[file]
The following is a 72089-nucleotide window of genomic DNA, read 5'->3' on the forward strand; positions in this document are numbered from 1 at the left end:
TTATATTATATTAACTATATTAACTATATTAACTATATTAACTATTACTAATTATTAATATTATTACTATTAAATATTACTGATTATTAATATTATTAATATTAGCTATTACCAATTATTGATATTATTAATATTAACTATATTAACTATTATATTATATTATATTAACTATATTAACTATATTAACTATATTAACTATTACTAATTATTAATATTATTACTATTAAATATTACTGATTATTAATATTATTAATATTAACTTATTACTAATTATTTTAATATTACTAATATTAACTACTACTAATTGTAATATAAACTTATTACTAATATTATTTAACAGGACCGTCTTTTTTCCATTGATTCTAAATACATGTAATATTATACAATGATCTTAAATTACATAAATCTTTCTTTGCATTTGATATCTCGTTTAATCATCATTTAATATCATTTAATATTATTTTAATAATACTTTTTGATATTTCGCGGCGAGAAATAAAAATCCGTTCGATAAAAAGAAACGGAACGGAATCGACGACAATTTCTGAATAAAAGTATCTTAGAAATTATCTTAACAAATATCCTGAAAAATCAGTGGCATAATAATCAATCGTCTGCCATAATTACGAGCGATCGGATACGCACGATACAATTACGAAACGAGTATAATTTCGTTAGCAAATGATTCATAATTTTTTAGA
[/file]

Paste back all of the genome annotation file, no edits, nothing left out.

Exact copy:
The following is a 72089-nucleotide window of genomic DNA, read 5'->3' on the forward strand; positions in this document are numbered from 1 at the left end:
TTATATTATATTAACTATATTAACTATATTAACTATATTAACTATTACTAATTATTAATATTATTACTATTAAATATTACTGATTATTAATATTATTAATATTAGCTATTACCAATTATTGATATTATTAATATTAACTATATTAACTATTATATTATATTATATTAACTATATTAACTATATTAACTATATTAACTATTACTAATTATTAATATTATTACTATTAAATATTACTGATTATTAATATTATTAATATTAACTTATTACTAATTATTTTAATATTACTAATATTAACTACTACTAATTGTAATATAAACTTATTACTAATATTATTTAACAGGACCGTCTTTTTTCCATTGATTCTAAATACATGTAATATTATACAATGATCTTAAATTACATAAATCTTTCTTTGCATTTGATATCTCGTTTAATCATCATTTAATATCATTTAATATTATTTTAATAATACTTTTTGATATTTCGCGGCGAGAAATAAAAATCCGTTCGATAAAAAGAAACGGAACGGAATCGACGACAATTTCTGAATAAAAGTATCTTAGAAATTATCTTAACAAATATCCTGAAAAATCAGTGGCATAATAATCAATCGTCTGCCATAATTACGAGCGATCGGATACGCACGATACAATTACGAAACGAGTATAATTTCGTTAGCAAATGATTCATAATTTTTTAGA